Debugging anything can be a real pain in the backside. However with the right tools (think firebug) it actually can become enjoyable. The other day Rob, showed me the pdb module and after using it for two secs I was loving it.
Pdb is the python debugger. It's great because it's so simple to use; don't take my word for it, let's look at an example:
To use pdb you simply need to import it and set a breakpoint. Like so:
import pdb pdb.set_trace()
Now if you add this in the middle of a piece of code and run that code. The interpreter will enter the debugger at that line.
Here's an example:
>/Users/code/Python/transmission/transmission.py(131)txcache() -> if int(time.time()) - os.path.getmtime(pickle_path) < self.max_age: (Pdb)
If I press "l" at the prompt I get some output to show where I am in the code:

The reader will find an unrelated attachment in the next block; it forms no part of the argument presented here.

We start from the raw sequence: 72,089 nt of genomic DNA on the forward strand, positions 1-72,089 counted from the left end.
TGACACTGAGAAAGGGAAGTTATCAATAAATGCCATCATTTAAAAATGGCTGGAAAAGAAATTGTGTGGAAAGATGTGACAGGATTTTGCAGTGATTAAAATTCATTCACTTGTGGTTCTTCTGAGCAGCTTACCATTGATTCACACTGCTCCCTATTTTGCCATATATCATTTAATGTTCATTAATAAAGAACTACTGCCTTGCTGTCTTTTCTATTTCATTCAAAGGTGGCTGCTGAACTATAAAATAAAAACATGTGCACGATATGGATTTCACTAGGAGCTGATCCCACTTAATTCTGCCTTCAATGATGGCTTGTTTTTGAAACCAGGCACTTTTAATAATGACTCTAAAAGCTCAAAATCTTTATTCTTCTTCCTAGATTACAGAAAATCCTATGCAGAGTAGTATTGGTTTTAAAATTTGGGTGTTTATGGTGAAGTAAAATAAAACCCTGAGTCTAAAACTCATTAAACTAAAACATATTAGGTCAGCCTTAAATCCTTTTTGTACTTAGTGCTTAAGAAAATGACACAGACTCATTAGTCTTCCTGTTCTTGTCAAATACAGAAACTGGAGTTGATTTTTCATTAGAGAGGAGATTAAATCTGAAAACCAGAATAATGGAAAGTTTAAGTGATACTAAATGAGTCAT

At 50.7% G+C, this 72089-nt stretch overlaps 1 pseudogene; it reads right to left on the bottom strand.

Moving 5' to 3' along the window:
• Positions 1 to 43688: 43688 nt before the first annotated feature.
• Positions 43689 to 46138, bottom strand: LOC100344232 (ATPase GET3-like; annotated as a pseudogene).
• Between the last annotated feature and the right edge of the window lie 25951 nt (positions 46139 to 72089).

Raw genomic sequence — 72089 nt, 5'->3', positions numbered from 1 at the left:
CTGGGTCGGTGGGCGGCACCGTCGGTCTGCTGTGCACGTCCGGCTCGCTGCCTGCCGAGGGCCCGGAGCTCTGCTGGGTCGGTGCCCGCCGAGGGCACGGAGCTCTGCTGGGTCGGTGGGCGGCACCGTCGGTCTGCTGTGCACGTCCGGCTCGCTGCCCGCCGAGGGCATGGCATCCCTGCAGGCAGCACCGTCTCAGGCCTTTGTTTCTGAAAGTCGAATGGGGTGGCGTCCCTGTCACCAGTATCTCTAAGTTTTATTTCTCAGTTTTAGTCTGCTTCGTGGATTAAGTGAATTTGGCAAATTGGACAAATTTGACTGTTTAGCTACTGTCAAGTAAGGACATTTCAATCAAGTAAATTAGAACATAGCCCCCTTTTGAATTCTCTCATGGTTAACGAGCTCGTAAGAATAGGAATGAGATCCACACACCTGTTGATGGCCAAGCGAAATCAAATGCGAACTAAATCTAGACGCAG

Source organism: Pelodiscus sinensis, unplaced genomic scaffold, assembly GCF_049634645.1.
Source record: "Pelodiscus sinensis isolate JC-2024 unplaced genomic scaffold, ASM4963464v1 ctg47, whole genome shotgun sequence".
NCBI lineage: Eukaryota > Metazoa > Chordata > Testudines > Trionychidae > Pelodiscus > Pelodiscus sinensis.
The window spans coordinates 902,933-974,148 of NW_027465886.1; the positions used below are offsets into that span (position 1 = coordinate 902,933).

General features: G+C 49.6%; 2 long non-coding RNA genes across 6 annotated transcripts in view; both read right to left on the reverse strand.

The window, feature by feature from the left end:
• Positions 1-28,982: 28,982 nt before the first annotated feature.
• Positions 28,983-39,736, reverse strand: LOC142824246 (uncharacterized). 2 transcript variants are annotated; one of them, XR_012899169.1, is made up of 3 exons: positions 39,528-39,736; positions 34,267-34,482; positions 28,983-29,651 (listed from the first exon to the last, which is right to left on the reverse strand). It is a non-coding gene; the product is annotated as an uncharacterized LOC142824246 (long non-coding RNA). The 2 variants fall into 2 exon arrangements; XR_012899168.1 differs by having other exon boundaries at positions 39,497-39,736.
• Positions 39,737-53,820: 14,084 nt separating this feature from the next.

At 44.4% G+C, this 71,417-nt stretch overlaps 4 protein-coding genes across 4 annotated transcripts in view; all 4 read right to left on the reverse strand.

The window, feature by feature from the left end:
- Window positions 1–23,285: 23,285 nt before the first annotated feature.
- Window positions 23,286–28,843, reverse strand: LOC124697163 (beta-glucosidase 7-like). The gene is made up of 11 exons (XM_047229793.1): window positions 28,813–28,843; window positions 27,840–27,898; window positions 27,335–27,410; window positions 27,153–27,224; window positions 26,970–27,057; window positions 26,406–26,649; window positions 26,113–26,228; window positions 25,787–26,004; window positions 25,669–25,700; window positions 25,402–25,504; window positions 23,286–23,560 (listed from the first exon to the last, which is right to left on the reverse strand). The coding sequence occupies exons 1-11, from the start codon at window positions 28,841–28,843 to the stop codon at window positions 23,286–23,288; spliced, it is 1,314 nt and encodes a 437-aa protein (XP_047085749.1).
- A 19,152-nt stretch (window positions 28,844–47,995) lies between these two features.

(Pdb) l 126 127 import pdb 128 pdb.set_trace() 129 130 # if pickle is newer than an max_age old we'll just return it 131 -> if int(time.time()) - os.path.getmtime(pickle_path) < self.max_age: 132 return pk 133 # grab the etag and last mod data to use the request 134 else: 135 # Use the new url if it's changed - following redirection 136 if url != pk['url']: (Pdb)
And I can start printing out vars to find out what's going on:
(Pdb) print pickle_path /var/folders/v6/v6hHYTmrGBKMrHtAaaWVek+++TM/-Tmp-/e123005fdf1bfd64848c0744ec110f45 (Pdb)
There's a list of all of the pdb commands in the documentation where you can find out about all the options available.
On a side note: Pdb is also very handy for debugging Django applications as you can set a breakpoint and use the pdb prompt from where you are running the development server. Makes life a lot easier when it's a cinch to know what's going on!